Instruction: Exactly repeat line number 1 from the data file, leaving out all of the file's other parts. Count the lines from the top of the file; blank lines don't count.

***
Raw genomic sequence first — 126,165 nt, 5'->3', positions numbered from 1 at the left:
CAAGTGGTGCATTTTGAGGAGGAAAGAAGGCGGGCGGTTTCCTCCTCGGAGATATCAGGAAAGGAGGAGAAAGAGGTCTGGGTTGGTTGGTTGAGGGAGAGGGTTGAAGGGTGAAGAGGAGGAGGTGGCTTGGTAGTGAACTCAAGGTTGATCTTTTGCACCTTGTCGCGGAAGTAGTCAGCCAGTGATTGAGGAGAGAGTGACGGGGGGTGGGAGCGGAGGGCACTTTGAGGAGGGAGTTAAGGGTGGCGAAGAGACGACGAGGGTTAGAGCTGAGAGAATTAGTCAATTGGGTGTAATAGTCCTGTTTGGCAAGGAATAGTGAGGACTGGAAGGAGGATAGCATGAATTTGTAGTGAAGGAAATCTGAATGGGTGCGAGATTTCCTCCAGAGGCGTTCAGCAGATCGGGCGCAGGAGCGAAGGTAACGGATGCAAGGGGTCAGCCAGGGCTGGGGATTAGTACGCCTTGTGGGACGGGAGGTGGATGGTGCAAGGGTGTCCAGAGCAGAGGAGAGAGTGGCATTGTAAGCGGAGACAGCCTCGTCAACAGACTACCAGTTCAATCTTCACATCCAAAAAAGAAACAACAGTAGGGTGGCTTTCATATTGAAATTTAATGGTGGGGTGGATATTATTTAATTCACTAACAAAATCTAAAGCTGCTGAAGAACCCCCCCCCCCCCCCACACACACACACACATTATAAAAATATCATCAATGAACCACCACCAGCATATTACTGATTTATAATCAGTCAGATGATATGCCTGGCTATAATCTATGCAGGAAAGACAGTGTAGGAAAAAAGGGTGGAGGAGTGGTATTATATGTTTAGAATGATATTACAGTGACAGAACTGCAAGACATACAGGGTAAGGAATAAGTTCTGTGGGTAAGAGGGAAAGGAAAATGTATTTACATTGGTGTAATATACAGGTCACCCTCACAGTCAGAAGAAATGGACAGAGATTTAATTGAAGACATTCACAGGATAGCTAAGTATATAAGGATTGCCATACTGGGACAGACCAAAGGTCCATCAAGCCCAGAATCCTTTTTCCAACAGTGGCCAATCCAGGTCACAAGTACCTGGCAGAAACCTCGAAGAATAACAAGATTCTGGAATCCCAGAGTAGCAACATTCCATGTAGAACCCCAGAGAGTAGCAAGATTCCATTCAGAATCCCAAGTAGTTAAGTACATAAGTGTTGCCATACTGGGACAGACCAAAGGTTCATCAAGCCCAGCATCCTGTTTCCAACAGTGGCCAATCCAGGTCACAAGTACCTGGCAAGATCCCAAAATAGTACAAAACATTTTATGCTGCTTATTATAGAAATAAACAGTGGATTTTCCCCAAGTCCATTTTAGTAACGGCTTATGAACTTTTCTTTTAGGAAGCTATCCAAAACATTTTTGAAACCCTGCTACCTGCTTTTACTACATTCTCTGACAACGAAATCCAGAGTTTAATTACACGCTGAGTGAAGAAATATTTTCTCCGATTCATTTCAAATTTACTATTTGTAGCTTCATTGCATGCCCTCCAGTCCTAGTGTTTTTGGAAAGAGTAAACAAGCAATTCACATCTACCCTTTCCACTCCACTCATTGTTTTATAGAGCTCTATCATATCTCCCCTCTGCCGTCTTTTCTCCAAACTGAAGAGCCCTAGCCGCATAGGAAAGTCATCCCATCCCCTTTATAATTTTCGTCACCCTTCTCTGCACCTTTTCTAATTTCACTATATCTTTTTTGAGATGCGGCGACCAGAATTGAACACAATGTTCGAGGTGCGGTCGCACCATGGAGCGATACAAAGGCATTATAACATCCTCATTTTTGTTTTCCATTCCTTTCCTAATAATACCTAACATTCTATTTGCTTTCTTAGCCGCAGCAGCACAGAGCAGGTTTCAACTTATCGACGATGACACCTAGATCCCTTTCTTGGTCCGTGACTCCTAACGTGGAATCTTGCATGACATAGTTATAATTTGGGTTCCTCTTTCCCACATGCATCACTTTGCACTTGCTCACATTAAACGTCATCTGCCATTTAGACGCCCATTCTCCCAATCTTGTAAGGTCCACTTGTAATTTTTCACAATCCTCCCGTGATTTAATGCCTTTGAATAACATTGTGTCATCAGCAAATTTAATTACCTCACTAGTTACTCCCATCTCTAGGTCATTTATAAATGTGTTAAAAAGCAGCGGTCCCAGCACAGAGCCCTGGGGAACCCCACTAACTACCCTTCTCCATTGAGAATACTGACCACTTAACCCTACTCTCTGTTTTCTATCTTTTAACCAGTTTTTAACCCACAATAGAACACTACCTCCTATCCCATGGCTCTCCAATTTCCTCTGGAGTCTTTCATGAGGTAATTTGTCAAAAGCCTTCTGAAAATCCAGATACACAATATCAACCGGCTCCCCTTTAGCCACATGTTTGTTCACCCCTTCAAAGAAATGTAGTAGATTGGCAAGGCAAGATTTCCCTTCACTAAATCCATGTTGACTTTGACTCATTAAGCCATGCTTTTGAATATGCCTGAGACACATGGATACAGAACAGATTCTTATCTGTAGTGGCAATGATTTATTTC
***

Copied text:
Raw genomic sequence first — 126,165 nt, 5'->3', positions numbered from 1 at the left: